In Switzerland, the air is cold and clean, the food is expensive and the people seem to be friendly.
My new postdoctoral position came with a shiny new affiliation to the Swiss Institute of Bioinformatics (SIB), and I found myself invited to the SIB days conference before had even begun working – a slightly embarrassing conversation starter when people ask who you work with and you don’t know.
The reason for this confusion being, of course, that working for the SIB means being under the banner of a Group Leader. A wise and extremely computer literate young(ish) guru who provides you with advice, contacts, and most importantly, a MAC. These mighty Bioinformaticians run huge labs of researchers who range from the biologist who can hold there own with a Markov Model to the dedicated computer scientists who may not know what a gene does exactly but can tell you exactly how it is programmed into their databases and where the memory cache would be most efficient in order to retrieve complex queries.
Working with a group leader does not necessarily mean a lot of contact with them, as your lab head does not have to be your group leader. Hence my not knowing who my group leader was.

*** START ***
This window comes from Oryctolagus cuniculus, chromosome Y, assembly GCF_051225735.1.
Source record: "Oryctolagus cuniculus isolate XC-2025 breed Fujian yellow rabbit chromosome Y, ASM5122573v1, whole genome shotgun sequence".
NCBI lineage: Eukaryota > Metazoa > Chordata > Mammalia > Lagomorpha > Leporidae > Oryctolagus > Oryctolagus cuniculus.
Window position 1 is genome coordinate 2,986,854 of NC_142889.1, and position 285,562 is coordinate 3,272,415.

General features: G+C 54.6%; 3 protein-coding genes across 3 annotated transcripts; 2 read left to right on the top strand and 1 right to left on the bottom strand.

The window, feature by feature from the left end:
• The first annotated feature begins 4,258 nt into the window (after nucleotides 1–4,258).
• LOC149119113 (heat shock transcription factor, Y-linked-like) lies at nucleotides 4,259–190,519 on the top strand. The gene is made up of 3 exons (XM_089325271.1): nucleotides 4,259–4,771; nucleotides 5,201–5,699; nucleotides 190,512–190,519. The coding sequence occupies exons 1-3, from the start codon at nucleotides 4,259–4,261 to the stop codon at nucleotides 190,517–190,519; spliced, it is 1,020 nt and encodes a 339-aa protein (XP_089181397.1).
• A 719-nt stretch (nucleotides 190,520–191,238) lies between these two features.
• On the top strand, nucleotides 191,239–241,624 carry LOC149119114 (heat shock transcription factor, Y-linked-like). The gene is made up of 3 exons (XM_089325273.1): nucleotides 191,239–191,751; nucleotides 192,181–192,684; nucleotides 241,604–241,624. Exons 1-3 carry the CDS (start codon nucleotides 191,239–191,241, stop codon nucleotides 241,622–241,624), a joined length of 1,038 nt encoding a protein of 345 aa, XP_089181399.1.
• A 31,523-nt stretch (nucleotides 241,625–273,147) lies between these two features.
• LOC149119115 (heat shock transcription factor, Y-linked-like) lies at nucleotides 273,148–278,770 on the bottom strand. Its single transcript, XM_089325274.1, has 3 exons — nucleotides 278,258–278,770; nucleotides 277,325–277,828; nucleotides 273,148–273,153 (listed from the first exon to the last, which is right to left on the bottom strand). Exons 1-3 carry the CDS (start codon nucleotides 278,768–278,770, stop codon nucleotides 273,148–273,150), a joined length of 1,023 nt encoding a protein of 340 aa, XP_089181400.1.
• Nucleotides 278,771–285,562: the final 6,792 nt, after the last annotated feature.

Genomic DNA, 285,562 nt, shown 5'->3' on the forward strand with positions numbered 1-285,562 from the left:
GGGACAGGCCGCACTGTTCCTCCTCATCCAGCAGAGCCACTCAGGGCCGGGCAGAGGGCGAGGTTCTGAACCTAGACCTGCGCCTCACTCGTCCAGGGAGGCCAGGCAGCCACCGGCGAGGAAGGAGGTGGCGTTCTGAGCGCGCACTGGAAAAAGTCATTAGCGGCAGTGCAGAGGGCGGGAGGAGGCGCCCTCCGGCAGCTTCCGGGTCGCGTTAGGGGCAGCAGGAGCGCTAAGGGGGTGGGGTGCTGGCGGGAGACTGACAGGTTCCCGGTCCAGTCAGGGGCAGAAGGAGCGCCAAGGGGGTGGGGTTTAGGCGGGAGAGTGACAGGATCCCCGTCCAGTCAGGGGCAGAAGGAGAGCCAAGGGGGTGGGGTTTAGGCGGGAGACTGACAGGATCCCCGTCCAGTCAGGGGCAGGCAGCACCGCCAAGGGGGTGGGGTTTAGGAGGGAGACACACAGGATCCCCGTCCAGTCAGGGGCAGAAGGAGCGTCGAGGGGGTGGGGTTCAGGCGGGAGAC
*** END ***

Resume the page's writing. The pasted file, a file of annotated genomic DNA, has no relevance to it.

The conference began with a long talk on our duties; a bizarrely motivating experience where we were treated like a special operations unit who have been tasked with being deployed (or embedded as we say here) into the most inhospitable of biology labs in order to educate, advise and code. Fortunately this mission statement has the desired effect of making you want to immediately find yourself a wet-lab worker and explain in fine detail how you could make their data entries more efficient and how it is your duty, responsibility and most desperate desire to do so.
Basically they make you feel special.
With this in mind – now that it has finally been confirmed that I am special – I will start to update more regularly with anything that I have learned that might be worthwhile to others.
Unfortunately, seemingly as with most of science, there is never a perfect way of doing something. Or anything really. But perhaps knowing how this massive collective of Swiss Bioinformaticians do things might make others feel special too.